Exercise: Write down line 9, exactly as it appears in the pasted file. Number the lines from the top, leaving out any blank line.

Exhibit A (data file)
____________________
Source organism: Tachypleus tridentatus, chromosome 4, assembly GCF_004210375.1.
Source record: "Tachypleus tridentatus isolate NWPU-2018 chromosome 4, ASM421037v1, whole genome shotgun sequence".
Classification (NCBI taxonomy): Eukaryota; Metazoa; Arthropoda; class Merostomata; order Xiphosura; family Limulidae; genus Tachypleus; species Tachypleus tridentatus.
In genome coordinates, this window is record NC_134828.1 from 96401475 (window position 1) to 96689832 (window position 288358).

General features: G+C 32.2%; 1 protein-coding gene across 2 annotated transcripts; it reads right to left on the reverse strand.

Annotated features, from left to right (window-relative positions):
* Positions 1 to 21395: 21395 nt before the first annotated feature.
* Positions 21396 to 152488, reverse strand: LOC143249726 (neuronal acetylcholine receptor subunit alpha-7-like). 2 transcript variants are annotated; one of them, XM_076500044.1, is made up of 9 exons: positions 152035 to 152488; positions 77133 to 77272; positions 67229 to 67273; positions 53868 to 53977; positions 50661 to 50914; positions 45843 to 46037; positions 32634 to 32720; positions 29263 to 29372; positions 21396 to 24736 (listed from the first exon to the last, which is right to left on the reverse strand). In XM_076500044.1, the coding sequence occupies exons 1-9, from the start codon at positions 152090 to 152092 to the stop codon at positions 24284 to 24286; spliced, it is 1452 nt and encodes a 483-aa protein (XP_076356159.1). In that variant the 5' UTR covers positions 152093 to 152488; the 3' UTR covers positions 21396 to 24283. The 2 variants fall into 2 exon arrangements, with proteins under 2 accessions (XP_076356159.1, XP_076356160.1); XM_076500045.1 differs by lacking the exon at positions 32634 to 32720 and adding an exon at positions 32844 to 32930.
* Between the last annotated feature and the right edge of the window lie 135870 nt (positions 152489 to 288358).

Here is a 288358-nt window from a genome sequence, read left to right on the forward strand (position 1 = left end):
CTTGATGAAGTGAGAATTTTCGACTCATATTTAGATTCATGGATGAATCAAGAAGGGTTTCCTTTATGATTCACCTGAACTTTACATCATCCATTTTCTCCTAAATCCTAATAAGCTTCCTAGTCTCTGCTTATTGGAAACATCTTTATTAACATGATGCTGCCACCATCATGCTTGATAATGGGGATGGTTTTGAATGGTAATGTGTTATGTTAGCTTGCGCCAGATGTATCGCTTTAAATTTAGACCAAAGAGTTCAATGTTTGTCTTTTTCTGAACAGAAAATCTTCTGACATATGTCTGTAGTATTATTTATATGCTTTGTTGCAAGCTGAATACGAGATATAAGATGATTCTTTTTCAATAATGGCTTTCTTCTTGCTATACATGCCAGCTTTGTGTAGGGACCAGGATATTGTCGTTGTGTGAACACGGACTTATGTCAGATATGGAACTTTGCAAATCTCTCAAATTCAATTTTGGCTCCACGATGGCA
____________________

* Between the last annotated feature and the right edge of the window lie 135870 nt (positions 152489 to 288358).